The judge presiding over a case involving billionaire and convicted pedophile Jeffrey Epstein has thrown out accusations against lawyer Alan M. Dershowitz, who once represented Epstein but was not named in the lawsuit brought by Bradley Edwards and Paul Cassell on behalf of “Jane Doe #3.” The judge cited Federal Rule of Civil Procedure 12(f), which allows a court, on its own volition, to strike portions of pleadings that are “redundant, immaterial, impertinent, or scandalous.”
The judge, Kenneth A. Marra, did not sanction the attorneys, but warned them that they had to show evidence for their factual contentions, which they had not in this case. Dershowitz, fighting against a claim in the pleadings that he had raped an underage girl, has sought to have the lawyers disbarred. They have responded to his claims in the media about their conduct with a defamation lawsuit, which he has welcomed as a chance to submit them to formal legal depositions.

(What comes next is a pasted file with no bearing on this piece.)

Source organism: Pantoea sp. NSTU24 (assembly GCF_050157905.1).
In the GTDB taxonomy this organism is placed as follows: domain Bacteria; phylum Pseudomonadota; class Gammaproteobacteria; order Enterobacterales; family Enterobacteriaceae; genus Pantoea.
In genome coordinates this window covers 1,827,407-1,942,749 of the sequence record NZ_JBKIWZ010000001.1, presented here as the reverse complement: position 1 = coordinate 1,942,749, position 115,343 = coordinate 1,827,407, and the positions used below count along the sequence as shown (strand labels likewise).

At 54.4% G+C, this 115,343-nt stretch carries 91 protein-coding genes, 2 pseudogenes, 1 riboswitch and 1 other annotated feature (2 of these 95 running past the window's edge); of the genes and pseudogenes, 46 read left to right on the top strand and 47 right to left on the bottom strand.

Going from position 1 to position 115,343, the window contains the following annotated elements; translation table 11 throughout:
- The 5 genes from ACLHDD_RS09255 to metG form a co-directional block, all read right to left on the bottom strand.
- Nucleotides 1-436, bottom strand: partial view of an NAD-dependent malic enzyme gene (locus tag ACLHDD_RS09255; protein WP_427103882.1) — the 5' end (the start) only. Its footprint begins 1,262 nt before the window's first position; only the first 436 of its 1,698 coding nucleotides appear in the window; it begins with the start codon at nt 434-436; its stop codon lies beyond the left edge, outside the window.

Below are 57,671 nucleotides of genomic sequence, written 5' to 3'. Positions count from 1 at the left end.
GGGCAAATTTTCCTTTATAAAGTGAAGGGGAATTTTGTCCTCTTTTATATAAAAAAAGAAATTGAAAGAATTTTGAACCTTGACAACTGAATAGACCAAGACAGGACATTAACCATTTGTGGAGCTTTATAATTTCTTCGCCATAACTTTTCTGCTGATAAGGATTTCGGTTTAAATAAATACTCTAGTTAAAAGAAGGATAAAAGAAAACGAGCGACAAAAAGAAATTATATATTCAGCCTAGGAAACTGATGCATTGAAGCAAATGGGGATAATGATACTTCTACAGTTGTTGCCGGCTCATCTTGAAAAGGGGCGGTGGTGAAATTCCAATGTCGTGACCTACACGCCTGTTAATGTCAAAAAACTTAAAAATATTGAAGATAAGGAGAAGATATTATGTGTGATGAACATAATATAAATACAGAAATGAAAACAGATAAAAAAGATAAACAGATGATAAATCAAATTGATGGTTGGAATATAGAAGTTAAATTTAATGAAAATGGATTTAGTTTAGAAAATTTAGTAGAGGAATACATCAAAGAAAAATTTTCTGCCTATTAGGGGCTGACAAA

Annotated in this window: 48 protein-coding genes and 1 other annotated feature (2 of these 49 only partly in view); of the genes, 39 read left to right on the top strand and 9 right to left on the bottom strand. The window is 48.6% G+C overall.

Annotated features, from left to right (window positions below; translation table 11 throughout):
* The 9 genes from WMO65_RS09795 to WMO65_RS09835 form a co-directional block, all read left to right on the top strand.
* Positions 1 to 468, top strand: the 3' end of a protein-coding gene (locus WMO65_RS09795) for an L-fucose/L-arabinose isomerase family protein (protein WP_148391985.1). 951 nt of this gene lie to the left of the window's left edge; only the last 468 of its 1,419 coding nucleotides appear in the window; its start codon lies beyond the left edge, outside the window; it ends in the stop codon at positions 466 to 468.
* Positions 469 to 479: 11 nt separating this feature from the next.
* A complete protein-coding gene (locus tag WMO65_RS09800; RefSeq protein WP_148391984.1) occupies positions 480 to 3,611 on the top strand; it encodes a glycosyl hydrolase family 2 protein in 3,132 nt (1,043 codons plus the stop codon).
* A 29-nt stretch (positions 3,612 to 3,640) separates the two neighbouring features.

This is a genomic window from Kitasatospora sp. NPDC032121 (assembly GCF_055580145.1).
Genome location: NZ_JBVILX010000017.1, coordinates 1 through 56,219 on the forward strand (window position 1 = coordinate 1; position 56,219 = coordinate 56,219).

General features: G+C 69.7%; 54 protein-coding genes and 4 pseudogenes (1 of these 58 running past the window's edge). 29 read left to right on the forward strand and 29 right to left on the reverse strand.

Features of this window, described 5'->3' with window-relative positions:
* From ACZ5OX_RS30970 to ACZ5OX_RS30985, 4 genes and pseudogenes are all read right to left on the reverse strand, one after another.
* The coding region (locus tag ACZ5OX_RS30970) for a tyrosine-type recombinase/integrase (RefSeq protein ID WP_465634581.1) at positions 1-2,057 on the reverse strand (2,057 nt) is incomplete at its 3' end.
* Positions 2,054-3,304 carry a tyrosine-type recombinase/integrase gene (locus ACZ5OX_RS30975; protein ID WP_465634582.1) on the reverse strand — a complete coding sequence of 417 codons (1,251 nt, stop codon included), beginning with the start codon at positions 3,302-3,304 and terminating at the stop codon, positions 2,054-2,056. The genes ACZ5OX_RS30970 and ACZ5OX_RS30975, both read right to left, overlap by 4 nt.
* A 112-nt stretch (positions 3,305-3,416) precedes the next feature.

Dershowitz also sought to intervene in the lawsuit against Epstein so that he might have a chance to clear his name. The judge denied that motion as moot, effectively clearing him but without offering him redress for the past injury of the claim.
In an op-ed in the Wall Street Journal in January, Dershowitz vowed to lobby for new legislation to close “a gaping hole in our legal system that allows lawyers to bring irrelevant accusations against innocent nonparties in court papers.”
The judge’s ruling also strikes Jane Doe #3’s accusations against others, including Prince Andrew and Bill Clinton.